cell phone. My Chinese is rudimentary at best, and I’d only caught a few words, but it was definitely Mandarin Chinese. I’d planned to ask Grandfather about these guys, but he had been napping when I’d gone into the house. He probably didn’t even know they were there. When Grandfather was awake, his senses were keener than those of anyone I’ve ever met. When he was sleeping, however, he was dead to the world. I’d meant to mention the guys to Grandfather after he woke up, but I forgot. It had been the last day of school, and there were more important things on my mind—like today’s race. “Open your eyes,” Grandfather said, bringing me back to the present. I opened my eyes and found the molasses around my brain beginning to thin. I saw that Grandfather was now standing, and beside him was my best friend, Jake. Jake was the same age as I was, and we went to the same school. He had shaggy blond hair and a pug nose, and he was a great rider. He was the one who had gotten me interested in racing bikes. If it wasn’t for me, he’d have a roomful of first-place trophies instead of secondplace ones, but he didn’t seem to mind. He was cool like that. Jake was straddling his bike, his usual baggy riding clothes flopping in the warm breeze. I was glad he was here. Grandfather might hold back on some of the verbal abuse I was bound to receive. Grandfather leaned over and stretched a hand out
PHOENIX 15

Ston_9780375870187_1p_all_r1.indd 15

2/7/12 3:00 PM

toward me. I took it, and he jerked me to my feet. I must have received a clean bill of health. Otherwise, he would have been more gentle. Grandfather let go of my hand and walked over to my broken bicycle. He hoisted the twenty-eight-pound machine onto his shoulder as though it weighed no more than a woman’s purse, and nodded at the tacoed wheel. “Is this the result of mechanical failure?” I nodded. “You could say that.” “You should be more careful. Take care of your bicycle, and it will take care of you.” “Yes, Grandfather.” He pointed to my aching jaw. “Would you like to tell me about that?” “Not really. I let my guard down. I’ve suffered the consequences. I’ve learned a valuable lesson.” “I hope so,” Grandfather snapped. “Meet me back in the parking lot.” He turned and began to walk back up the trail, carrying the bike. When Grandfather was out of earshot, Jake whistled softly. “Whoa, your grandfather sure is harsh, bro.” I shrugged. Jake glanced down at his handlebars, and I noticed a battered helmet hanging there—my helmet. He tossed it to me. “I showed your skid lid to your grandfather while you were unconscious,” Jake said. “I told him it was trashed and that you probably cracked your skull after it flew off. I wondered if he should keep his hands off your melon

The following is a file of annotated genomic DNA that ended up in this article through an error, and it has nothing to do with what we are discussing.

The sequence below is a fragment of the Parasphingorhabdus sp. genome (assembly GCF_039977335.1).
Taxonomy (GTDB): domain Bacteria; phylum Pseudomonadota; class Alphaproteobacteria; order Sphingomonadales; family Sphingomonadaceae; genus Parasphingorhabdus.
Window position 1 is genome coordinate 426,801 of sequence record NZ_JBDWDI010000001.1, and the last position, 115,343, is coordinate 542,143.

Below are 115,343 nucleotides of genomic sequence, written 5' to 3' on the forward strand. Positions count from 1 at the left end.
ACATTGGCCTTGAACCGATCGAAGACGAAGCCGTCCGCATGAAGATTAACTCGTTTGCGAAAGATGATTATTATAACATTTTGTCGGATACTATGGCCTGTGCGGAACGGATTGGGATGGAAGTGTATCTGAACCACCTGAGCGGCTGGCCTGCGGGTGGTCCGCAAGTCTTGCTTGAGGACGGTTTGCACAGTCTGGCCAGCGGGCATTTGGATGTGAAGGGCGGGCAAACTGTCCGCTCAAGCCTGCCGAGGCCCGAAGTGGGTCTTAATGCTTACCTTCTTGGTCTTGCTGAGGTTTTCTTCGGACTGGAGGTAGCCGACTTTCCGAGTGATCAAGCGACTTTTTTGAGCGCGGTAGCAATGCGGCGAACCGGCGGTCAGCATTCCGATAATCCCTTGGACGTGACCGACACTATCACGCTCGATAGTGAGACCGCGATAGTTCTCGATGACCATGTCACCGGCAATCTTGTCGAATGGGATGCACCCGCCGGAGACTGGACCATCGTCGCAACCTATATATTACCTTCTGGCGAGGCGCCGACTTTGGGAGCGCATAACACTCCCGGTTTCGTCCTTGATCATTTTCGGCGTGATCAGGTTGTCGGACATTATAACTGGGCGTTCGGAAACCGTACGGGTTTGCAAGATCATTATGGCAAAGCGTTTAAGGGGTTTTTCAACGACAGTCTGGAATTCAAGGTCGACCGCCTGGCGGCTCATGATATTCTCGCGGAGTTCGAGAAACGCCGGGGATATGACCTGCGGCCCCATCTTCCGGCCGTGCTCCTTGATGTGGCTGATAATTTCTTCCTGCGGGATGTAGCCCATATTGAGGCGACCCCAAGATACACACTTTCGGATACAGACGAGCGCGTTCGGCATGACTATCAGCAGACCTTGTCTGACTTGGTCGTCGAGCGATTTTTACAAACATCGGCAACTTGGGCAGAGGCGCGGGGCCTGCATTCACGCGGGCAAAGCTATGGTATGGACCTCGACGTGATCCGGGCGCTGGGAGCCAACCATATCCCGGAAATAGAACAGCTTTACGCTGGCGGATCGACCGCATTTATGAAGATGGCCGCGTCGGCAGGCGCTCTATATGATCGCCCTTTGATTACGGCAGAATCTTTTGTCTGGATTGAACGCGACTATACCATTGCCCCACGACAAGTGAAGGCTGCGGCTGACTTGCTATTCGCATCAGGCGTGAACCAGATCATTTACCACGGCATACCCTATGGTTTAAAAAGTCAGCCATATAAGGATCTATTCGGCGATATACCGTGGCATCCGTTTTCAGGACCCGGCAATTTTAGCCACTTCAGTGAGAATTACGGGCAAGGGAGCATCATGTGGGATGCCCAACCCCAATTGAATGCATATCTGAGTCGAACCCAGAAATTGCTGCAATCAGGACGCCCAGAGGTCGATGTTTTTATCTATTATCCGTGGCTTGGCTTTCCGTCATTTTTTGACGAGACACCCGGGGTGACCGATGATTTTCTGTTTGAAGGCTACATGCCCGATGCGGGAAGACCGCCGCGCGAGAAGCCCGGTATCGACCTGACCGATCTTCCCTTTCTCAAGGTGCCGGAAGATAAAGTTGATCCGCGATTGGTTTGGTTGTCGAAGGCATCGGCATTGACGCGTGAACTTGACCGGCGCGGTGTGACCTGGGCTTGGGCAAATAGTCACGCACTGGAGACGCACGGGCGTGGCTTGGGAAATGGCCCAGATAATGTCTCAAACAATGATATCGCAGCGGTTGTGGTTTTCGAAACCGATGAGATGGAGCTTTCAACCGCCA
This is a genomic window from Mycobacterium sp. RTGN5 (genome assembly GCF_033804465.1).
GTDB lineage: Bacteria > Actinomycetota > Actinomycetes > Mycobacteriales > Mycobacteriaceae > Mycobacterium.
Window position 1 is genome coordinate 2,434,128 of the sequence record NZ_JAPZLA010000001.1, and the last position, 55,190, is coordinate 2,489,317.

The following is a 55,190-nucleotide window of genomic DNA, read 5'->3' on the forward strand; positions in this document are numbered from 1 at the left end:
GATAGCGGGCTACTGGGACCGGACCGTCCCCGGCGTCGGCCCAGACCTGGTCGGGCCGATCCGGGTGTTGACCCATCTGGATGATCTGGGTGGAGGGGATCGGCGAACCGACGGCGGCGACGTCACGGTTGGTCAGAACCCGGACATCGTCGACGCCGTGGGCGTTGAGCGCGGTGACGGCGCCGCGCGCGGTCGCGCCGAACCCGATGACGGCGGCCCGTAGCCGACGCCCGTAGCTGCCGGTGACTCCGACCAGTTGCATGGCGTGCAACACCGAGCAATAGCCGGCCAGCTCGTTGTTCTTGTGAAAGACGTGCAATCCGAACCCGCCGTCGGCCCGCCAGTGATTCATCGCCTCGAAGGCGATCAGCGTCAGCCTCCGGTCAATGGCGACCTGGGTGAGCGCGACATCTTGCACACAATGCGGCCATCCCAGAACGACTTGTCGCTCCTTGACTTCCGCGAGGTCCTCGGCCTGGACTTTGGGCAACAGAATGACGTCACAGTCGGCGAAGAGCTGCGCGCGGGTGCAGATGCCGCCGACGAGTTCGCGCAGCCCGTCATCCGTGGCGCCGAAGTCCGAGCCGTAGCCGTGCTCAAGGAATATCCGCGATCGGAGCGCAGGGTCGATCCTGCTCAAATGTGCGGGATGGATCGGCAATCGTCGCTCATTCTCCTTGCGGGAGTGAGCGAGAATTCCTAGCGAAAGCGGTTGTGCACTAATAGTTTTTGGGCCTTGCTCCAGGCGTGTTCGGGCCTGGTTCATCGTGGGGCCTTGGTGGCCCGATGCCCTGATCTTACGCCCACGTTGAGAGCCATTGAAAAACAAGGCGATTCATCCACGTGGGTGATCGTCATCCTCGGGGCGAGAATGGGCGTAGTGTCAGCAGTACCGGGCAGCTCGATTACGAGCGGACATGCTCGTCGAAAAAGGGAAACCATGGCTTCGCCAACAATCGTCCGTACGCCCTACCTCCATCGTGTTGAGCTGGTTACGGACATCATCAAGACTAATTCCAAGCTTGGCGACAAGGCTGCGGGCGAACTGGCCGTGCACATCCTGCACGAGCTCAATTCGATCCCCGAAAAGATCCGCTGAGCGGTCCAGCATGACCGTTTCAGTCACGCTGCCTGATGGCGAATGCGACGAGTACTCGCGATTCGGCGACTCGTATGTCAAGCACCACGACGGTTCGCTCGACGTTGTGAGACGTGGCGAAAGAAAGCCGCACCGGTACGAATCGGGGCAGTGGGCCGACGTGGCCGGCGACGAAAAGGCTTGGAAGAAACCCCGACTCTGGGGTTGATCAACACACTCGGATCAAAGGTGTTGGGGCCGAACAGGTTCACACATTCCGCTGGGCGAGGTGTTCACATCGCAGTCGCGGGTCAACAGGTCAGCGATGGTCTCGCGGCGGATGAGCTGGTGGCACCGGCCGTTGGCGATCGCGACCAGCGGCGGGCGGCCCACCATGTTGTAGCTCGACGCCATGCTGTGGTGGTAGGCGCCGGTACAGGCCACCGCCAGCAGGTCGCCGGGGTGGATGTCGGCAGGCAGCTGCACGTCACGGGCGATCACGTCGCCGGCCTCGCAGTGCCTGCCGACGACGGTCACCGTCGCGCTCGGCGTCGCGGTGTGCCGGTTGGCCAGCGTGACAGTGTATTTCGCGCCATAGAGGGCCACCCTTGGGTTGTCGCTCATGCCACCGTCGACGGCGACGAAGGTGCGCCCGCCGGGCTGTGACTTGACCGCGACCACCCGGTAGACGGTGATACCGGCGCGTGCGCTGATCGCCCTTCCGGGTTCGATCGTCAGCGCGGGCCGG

16

THE FIVE A NCESTORS OUT OF THE ASHES

Ston_9780375870187_1p_all_r1.indd 16

2/7/12 3:00 PM

in case you had, like, brain damage or something, but he must have guessed my thoughts because he pointed to your chin. What’s up with that?” I saw the concern on Jake’s face and decided to tell him what had happened. “My grandfather was right,” I said. “My head is fine. I fell off my bike and another rider kicked me in the jaw. I went out like a light.” “No way! You mean that huge kid who was decked out in like ten grand worth of gear?” “That’s the one.” “He passed me early,” Jake said, “elbowed me on a turn and put me in third place behind the two of you.” “He elbowed me, too. I was beating him, though, until my front wheel tacoed and I endoed over the bars. He rode up behind me, and as I bent down to move my bike, he blasted me with the kick.” “Ouch.” Jake shook his head. “What are you going to do about it?” “Nothing. It’s my own fault. Even my grandfather agrees. That’s why he’s being so cold.” “You must have knocked a few screws loose, bro. You’re not to blame.” “You don’t get it,” I said. “The bike broke because of a mechanical failure. My spokes were loose. It was my fault for not checking them before the race. That was my first mistake. After that kid elbowed me, I kicked him clean off his bike. I should’ve been ready for repercussions. My bad.”